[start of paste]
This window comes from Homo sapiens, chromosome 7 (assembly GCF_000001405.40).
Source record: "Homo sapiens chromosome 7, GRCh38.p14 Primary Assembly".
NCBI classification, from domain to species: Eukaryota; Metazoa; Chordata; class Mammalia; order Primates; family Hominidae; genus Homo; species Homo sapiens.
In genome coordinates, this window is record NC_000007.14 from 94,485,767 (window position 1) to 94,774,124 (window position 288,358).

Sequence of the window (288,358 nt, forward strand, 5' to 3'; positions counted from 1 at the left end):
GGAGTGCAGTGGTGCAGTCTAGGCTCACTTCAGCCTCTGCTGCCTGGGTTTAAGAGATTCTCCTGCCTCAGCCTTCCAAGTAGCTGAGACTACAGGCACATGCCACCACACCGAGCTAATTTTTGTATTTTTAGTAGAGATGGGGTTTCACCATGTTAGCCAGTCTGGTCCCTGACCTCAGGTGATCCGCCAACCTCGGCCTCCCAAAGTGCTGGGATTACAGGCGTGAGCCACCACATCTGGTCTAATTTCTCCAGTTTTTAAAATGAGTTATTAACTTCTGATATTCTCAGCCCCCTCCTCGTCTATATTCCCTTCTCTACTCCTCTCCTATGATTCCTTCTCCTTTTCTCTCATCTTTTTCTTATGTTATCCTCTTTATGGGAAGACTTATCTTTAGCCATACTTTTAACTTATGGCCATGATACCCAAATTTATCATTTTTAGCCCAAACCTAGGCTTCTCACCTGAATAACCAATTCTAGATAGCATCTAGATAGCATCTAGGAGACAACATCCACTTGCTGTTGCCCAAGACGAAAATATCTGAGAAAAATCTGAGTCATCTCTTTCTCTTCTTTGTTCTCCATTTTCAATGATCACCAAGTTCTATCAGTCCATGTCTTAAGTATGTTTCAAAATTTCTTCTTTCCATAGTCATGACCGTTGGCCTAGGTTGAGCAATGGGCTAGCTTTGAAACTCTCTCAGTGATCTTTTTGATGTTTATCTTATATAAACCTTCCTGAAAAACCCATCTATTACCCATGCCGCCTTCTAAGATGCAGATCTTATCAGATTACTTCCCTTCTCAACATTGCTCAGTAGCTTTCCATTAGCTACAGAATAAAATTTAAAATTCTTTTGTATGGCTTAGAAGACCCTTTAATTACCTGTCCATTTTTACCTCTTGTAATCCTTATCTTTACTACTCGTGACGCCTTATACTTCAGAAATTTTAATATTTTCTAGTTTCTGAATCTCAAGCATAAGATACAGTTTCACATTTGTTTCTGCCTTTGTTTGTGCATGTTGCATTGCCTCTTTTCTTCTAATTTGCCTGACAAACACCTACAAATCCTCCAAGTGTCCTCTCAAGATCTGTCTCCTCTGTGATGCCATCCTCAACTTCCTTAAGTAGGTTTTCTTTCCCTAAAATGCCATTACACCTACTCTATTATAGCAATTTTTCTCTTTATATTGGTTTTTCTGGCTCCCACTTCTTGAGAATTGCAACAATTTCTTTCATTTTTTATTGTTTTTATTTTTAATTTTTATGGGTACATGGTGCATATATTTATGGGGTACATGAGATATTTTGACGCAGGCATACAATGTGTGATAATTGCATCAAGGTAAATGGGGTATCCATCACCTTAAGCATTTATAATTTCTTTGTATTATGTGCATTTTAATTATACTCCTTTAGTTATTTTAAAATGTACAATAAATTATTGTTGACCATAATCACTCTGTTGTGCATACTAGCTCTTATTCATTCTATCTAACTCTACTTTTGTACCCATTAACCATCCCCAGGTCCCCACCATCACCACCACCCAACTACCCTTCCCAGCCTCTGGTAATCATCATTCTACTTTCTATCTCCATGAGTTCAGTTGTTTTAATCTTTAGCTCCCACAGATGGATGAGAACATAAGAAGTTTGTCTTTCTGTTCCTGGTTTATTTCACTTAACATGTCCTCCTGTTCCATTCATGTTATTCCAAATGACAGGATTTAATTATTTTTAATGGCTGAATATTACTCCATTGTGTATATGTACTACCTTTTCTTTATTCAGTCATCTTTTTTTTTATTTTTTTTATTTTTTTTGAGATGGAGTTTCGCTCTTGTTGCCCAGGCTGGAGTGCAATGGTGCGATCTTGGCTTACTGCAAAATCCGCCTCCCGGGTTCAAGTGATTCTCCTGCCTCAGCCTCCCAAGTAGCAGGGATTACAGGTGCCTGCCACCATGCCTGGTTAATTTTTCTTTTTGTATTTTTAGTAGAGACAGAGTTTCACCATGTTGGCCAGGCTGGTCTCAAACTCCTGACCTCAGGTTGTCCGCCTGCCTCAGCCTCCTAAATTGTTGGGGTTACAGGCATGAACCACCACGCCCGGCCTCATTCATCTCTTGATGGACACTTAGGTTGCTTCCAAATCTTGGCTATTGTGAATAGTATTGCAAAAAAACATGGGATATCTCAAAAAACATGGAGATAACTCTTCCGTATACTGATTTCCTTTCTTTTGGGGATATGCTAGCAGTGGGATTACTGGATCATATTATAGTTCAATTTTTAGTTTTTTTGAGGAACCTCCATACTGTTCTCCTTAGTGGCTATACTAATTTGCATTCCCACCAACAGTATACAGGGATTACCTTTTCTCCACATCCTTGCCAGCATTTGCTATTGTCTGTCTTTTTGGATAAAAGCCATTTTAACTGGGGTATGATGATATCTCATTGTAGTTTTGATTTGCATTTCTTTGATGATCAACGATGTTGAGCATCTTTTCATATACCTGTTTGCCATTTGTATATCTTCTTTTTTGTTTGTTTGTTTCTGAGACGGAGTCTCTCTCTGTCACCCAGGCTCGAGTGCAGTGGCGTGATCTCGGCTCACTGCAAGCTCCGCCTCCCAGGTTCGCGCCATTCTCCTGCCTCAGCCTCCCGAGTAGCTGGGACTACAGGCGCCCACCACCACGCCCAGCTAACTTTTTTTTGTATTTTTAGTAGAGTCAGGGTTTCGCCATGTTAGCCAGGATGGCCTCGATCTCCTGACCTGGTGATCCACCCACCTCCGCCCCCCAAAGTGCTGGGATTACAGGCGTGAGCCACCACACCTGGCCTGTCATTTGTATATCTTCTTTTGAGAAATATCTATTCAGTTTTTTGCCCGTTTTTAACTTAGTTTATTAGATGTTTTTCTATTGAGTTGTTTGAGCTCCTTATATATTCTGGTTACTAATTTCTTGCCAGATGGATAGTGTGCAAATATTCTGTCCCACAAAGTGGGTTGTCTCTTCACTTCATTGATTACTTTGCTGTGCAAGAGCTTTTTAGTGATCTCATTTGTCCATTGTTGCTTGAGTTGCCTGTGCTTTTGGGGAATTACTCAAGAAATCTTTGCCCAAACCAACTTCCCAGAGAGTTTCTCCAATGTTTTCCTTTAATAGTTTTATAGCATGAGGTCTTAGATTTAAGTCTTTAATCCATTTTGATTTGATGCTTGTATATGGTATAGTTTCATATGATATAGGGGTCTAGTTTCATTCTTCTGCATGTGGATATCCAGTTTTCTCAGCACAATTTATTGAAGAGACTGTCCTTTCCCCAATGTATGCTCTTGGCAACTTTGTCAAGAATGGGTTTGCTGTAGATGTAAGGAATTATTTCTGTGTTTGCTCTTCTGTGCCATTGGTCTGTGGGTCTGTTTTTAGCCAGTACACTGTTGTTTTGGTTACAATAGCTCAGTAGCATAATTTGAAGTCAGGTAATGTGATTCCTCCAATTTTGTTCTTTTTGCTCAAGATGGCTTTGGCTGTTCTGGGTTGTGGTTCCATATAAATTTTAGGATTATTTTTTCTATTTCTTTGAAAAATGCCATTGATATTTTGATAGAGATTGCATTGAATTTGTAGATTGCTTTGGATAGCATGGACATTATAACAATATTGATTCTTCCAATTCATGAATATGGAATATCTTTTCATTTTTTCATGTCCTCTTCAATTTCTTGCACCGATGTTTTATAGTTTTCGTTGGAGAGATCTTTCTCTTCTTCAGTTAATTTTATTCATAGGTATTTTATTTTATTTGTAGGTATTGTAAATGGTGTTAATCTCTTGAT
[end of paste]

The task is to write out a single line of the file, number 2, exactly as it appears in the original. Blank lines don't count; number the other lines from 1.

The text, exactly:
Source record: "Homo sapiens chromosome 7, GRCh38.p14 Primary Assembly".